With nearly $100,000 in grant money, and a near-equivalent amount in matching funds, the city of
Auburn Hills will be making its buildings more energy-efficient.
city was among communities that received a Michigan Energy Efficiency
and Conservation Block Grant for energy efficiency projects, sourced from federal
stimulus funding awarded by the Bureau of Energy Systems. For Auburn
Hills, that means new electrical meters, new lighting, an energy audit,
and an energy system that can be controlled remotely.
Dan Brisson, the city's manager of facilities and roads, explains that the funds will be used on four phases, the first being lighting upgrades.
Afterwards, the city will work on upgrading its energy-management
system, for which an employee can log on via the Internet and view and
control temperatures and occupancy schedules from there. "It's kind of a
programmable therm for home, but with a broader scope," Brisson says.
administration building, for example, is currently made up of 17
different heating and cooling zones, so one side of the building could
be cool enough for heat while the other side is warm enough for the A/C.
Plus, if someone forgets to dial back the heat or A/C before leaving
for the day, that can be rectified from a computer.
Also to be
installed are individual electric meters on six of the city's
facilities, which are currently connected to one meter. This will also
help measure how efficient each of the buildings are, explains city
water resources coordinator Shawn Keenan.
"That's going to help
us better measure our energy use for each of those buildings, as it
works toward achieving energy efficiency goals the city has," he says.
The funds will also be used for a more comprehensive audit on the city's community center.
state funding received for the project was $97,553, with the city
matching almost as much. But Keenan estimated a savings of at least
$9,556 each year, as well as a reduction of 106,181 kilowatts and 90
tons of carbon dioxide annually.
"A lot of this work was planned
before the grant, and the grant is allowing us to do more, more
quickly," Keenan says. "We share all of our ideas to come up with good
solutions that are really sustainable."
Brisson hopes the
projects will be nearly wrapped up by the time temperatures start to
drop, so the city can take advantage of the new heating technologies.
Not only are the improvements good for the Earth, but they make good
business sense, too, he says.
"We have utility bills just like
the homeowner," he says. "We don't want to pay more for electricity if
we can make improvements. Anything we can do that makes economic sense
to reduce energy consumption and take a green initiative, we're going to
try to do."
Sources: Shawn Keenan, water resources coordinator and Dan Brisson, manager of facilities and roads, city of Auburn Hills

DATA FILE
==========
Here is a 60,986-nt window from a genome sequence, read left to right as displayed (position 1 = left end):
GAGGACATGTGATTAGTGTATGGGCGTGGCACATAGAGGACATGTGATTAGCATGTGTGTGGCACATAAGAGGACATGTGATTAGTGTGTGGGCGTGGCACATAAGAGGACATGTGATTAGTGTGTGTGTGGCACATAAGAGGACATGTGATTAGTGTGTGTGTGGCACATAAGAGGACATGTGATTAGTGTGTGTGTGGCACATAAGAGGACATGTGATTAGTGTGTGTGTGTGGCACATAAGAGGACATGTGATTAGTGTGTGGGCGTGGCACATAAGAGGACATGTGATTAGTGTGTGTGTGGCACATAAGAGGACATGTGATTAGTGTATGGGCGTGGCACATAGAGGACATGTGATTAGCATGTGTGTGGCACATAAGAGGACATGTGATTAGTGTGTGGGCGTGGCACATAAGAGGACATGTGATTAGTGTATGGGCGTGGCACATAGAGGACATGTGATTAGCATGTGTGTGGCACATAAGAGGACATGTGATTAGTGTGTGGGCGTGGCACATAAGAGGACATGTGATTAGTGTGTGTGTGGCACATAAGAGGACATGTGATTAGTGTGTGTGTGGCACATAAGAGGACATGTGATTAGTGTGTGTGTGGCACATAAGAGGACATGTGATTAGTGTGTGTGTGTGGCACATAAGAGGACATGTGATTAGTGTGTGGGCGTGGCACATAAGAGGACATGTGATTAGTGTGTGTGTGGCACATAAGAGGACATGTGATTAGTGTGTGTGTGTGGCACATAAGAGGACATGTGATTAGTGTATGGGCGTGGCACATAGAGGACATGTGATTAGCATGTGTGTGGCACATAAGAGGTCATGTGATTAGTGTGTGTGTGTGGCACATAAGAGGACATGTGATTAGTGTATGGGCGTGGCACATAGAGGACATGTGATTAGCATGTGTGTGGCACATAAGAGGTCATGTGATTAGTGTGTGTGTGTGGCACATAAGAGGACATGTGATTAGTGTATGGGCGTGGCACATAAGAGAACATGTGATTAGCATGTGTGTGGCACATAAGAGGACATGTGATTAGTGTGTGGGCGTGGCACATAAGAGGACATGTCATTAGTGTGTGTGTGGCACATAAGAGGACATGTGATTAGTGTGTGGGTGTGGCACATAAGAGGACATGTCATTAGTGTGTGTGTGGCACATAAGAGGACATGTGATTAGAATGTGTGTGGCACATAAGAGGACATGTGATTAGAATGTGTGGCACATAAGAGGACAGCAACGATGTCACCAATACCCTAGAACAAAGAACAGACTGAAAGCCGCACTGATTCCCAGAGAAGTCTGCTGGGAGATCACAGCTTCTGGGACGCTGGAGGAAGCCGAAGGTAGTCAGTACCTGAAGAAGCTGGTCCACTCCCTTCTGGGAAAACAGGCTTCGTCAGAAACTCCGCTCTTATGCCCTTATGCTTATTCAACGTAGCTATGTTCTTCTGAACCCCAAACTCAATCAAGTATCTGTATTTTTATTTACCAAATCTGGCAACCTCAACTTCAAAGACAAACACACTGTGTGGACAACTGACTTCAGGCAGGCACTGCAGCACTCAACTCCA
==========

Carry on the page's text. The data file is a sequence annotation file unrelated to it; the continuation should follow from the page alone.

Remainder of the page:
Writer: Kristin Lukowski
Downtown Birmingham's Pierce Street
parking garage will soon have a smoother ride up to your car, and be
better lit while doing so.
The city plans to install LED lights
in the structure's 227 fixtures, replacing old high-pressure sodium
bulbs, for a cost of $350,000; $125,000 of that will be federal stimulus
Brendan Cousino, assistant city engineer for Birmingham,
says he received the final design last week for review, but expects the
contract to go out for bid within the next three weeks or so. "The
lighting is roughly 25 years old. It's outdated, and we're repairing
lights on a regular basis."
He says replacing lights will not
only improve the garage's energy savings, but the quality of light in
the garage as well. LED lights use a fraction of the electricity of
normal bulbs, and they also last several years longer than normal street
lights. The city of Birmingham expects to save $18,000 in electricity
annually, plus thousands more dollars in maintenance costs.
in the Pierce Street parking structure, plans are to replace the
elevators this coming summer, first with the elevator at the Brown
Street entrance, scheduled to close Oct. 25, and then on the Pierce
Street side, scheduled to close in January. The project will run just
under $410,000; the elevators currently in place are original to the
early 1960s building.
"It's just time," Cousino says. "They've
reached the end of their service life."
In another parking
structure, the North Old Woodward parking deck, resealing the exterior
has been completed, and very smoothly, too, Cousino says, coming in on
time and budget. The city added some other work to that job, at the
Chester Street parking structure, including replacing some stairs and
decking worn down by regular use, for an additional $77,000 or
thereabouts to the original $499,000.
And although parking
structure maintenance may seem low on the priority list, the interior of
a structure is one of the first things a visitor to Birmingham sees,
after all. "We hope to maintain a high level of customer service here,"
Cousino says. "Overall, our goal is to extend the life of these
structures as much as possible, and replace as much equipment as
possible before it fails."
Source: Brendan Cousino, assistant
city engineer for Birmingham
Writer: Kristin Lukowski